Other than that, just get out and shoot. Experience is the best form of learning.

Photo by Jonathan Mok on Lomo 800 120 film

You've tried a few different Lomography medium format film stocks, which one is your favorite and why?

This is like having to pick between your favorite pizza toppings. Sometimes it comes down to what you’re feeling. I like pineapples on my pizzas for the record. But if I was forced to only use one Lomography stock, it would have to be Lomo 800.

It’s a versatile film stock that shines in lower light environments. I’ve used it during golden hour sunsets and in several portraits, and I love how the grain and colors come out.

Also, have you seen the prices for Lomo 800? All I can say is thank you!

Photos by Jonathan Mok on LomoChrome Purple 120 film

Do you have an all time favorite photo shot on Lomography medium format film? Is there a story behind it?

My favorite shot on Lomography medium format film would have to be the one with this person sitting on the side of Cliff House with the birds flying by. This was captured on my Hasselblad 500C/M with Lomo 800.

Having been raised in the Sunset District, the Cliff House and the surrounding Sutro Baths area are some of my favorite spots to shoot in San Francisco, especially during golden hour.

This shot stood out to me because unlike other photographers, I never seem to have birds fly into frame. Occasionally I’ll joke about whether or not I should just carry around bread crumbs to motivate them, which I do not recommend because it’s not good for their diet. But on this sunset, bread crumbs were not necessary as what seemed like an endless stream of birds continued to fly by.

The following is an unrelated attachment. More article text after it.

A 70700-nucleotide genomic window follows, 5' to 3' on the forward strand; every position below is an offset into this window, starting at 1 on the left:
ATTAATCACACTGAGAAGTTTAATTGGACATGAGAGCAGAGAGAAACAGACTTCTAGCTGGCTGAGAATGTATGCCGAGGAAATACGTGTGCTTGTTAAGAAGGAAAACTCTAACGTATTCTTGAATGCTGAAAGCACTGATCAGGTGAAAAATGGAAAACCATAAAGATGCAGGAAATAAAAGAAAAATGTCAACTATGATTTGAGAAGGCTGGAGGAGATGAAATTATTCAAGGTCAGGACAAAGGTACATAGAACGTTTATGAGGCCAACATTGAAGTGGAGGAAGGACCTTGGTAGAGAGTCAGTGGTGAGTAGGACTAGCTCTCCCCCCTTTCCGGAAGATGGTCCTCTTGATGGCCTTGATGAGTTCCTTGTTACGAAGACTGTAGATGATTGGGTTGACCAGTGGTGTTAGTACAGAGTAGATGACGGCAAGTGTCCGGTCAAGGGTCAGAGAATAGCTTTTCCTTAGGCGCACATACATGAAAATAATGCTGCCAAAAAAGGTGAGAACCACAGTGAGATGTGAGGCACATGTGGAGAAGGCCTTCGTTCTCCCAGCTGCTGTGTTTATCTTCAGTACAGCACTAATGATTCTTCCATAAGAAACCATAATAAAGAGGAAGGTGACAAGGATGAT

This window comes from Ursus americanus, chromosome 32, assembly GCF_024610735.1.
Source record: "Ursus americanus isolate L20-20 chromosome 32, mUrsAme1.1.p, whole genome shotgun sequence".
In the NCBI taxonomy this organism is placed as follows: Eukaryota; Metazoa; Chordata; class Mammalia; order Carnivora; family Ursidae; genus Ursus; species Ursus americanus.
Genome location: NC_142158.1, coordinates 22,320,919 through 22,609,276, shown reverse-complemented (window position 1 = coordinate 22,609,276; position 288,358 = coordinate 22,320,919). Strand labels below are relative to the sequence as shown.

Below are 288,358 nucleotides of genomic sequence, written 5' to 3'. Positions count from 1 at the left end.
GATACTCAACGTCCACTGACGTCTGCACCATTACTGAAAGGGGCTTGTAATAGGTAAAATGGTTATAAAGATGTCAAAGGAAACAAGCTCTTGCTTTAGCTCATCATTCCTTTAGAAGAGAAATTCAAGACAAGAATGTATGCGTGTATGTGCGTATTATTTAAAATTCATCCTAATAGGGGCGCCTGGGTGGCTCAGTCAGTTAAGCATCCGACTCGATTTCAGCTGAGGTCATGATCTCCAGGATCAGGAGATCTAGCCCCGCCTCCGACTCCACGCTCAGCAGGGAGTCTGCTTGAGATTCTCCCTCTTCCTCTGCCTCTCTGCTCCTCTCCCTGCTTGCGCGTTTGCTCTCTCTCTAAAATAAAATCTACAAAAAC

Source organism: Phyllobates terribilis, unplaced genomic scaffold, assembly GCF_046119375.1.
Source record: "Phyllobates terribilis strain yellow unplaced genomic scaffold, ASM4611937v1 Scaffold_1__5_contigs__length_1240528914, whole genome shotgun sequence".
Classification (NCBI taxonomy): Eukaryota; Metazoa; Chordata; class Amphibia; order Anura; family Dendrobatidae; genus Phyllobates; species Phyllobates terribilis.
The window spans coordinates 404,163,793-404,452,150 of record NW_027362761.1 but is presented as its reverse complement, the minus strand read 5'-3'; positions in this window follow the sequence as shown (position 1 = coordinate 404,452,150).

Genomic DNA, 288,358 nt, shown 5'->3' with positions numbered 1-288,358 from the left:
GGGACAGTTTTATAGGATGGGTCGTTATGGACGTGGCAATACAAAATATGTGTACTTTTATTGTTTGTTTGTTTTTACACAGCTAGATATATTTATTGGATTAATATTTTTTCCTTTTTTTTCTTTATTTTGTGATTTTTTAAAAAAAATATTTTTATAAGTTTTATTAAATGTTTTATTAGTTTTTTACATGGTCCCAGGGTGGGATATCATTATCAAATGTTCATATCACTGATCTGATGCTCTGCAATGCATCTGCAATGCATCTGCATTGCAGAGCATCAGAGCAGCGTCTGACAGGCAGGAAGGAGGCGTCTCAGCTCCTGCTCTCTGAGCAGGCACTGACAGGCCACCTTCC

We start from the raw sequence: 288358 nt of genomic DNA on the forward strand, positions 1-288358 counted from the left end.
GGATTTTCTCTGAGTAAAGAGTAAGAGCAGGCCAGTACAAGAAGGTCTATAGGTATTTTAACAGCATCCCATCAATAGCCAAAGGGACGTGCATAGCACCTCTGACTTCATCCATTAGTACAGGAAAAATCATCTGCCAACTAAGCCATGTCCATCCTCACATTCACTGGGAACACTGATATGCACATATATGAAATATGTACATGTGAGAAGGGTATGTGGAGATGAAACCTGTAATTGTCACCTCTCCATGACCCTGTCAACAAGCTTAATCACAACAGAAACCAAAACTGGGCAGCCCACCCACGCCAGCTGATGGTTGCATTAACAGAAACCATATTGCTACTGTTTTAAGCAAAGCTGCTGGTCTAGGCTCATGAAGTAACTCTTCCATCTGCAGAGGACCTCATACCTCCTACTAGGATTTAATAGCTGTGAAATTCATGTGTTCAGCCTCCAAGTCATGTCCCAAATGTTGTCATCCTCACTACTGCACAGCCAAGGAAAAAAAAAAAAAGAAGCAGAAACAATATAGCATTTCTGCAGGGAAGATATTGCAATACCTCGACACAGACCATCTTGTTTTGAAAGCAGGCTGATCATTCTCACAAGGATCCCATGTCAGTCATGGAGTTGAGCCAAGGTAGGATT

I dub this shot the “what could have been” shot, because when I returned home, I realized one of the two rolls I shot had unraveled and I genuinely believed the photo was lost. I was able to breathe a sigh of relief when I developed the surviving roll and saw it. Then relief turned to excitement when I scanned it and saw how Lomo 800 represented the scene.

I think the circumstances that surrounded this shot, from the individual who decided to sit on the side of the cliff, the birds flying by, to the potential lost roll, all contribute to why it’s my favorite shot. When shooting film, there’s a lot that can be left to chance. What if I decided to not go out that day? What if I had captured it on the roll that unraveled? Sometimes it leads to heart-crushing failures, but sometimes it can provide a deeper appreciation for when the shot works out, or in this case, even better than imagined.

Photos by Jonathan Mok with the Diana F+ on Lomo 800 120 film

You've shared that you self-develop a lot of your film—what are the advantages to doing so?

I started self-developing and scanning film as a way to save money, a seemingly Sisyphean task when it comes to shooting film. But aside from financial benefits, I think developing your own film can provide a deeper sense of connection to your work. You become ultimately responsible for how everything comes out. It’s more work, but I like to see it as a labor of love.

Do you have any upcoming projects or shoots that you can share with our community?

This year I’m focused on getting a website up and working on a zine focused on my film photography in San Francisco’s Chinatown.

Anything else you'd like to share?

Thank you Lomography for providing me with the opportunity to share my work and a little bit of myself. Let’s keep 120 film alive! As always, shoot film and do good.

If you're interested in keeping up with Jonathan and his work, make sure to check out his Instagram and YouTube Channel!

written by eloffreno on 2024-04-11 #gear #culture #people #places #medium-format #120-is-forever #saving-120 #a-future-for-120

Mentioned Product

Lomography Diana F+

Lomography Diana F+

Take timeless and dramatic photos on 120 film with the Diana F+. Create stunning soft-focused images and customize it with sweet lenses or even an instant back for additional effects and flexibility.